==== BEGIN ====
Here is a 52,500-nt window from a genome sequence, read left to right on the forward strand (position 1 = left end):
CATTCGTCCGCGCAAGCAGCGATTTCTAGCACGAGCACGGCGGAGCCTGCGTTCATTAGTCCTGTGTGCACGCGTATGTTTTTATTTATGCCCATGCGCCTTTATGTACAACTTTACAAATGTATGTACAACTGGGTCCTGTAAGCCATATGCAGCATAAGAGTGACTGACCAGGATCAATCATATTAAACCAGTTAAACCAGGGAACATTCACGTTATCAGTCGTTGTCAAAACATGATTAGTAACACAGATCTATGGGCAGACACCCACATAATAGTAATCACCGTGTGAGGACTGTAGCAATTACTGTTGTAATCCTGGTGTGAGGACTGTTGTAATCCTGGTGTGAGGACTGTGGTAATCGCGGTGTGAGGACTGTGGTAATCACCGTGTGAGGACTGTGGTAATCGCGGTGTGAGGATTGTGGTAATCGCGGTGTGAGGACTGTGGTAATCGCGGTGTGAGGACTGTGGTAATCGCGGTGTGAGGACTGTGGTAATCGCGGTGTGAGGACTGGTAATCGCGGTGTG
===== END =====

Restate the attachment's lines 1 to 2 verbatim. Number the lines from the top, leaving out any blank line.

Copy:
Here is a 52,500-nt window from a genome sequence, read left to right on the forward strand (position 1 = left end):
CATTCGTCCGCGCAAGCAGCGATTTCTAGCACGAGCACGGCGGAGCCTGCGTTCATTAGTCCTGTGTGCACGCGTATGTTTTTATTTATGCCCATGCGCCTTTATGTACAACTTTACAAATGTATGTACAACTGGGTCCTGTAAGCCATATGCAGCATAAGAGTGACTGACCAGGATCAATCATATTAAACCAGTTAAACCAGGGAACATTCACGTTATCAGTCGTTGTCAAAACATGATTAGTAACACAGATCTATGGGCAGACACCCACATAATAGTAATCACCGTGTGAGGACTGTAGCAATTACTGTTGTAATCCTGGTGTGAGGACTGTTGTAATCCTGGTGTGAGGACTGTGGTAATCGCGGTGTGAGGACTGTGGTAATCACCGTGTGAGGACTGTGGTAATCGCGGTGTGAGGATTGTGGTAATCGCGGTGTGAGGACTGTGGTAATCGCGGTGTGAGGACTGTGGTAATCGCGGTGTGAGGACTGTGGTAATCGCGGTGTGAGGACTGGTAATCGCGGTGTG